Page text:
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Redrawing the Lines-Understanding the Nazca Lines of Peru

Flying over the Nazca Desert in Southern Peru, lines, geometric patterns, and plants and animals can be seen engraved into the landscape. These lines were created by the Nazca people who were native to the area and thrived from 1-700 CE, predating the Incas by about 500 years.  There have been theories over the past century regarding the line’s purpose and function, the most popular being that the lines were used by ancient aliens as landing strips for their spacecraft. A lot of the attention drawn to the Nazca lines stems from tales of intergalactic travel and the perpetuation of the enchantment and mystery attached to these figures. The allure of uncertainty sparks curiosity, but in the search for answers, unguided curiosity can lead to farfetched and sometimes damaging assumptions. Archaeology seeks to answer how and why people lived the way they did, proper study of artifacts, features, and sites such as the Nazca Lines can help us tell a more accurate story.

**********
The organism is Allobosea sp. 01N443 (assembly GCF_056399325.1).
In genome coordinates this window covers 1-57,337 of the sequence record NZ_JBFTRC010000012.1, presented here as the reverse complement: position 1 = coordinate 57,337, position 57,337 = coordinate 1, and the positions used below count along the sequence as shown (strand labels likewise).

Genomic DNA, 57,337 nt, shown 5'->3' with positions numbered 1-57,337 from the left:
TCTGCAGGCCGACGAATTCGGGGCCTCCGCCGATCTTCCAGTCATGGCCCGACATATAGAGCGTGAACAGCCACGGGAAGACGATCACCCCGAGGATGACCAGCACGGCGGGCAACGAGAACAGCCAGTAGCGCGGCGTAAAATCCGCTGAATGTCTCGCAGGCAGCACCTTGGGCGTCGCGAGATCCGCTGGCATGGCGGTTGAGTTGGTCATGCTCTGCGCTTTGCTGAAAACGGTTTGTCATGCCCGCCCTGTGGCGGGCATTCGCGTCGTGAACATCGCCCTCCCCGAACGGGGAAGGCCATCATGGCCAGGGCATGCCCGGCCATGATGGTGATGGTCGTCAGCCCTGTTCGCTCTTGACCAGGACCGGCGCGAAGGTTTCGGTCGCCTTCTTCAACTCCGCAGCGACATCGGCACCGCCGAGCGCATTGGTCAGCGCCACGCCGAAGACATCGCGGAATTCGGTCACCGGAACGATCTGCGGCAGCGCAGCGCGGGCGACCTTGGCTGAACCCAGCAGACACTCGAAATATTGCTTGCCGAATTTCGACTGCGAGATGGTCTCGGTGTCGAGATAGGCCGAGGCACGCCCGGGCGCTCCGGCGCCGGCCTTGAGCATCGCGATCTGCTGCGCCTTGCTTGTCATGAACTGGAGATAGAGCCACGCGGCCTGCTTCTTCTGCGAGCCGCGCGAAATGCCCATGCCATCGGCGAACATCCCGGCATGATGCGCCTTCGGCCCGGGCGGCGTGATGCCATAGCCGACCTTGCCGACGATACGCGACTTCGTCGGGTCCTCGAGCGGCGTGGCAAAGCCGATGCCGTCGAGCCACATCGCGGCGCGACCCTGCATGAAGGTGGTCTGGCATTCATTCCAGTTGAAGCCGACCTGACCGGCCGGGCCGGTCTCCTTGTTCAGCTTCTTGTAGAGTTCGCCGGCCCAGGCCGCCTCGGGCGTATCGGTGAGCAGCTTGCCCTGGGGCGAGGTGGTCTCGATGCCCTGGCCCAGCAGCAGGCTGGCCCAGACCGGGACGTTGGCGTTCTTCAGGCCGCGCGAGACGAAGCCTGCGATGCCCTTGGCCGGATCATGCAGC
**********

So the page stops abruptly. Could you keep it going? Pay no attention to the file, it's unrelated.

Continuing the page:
Nazca lines in the shape of a spider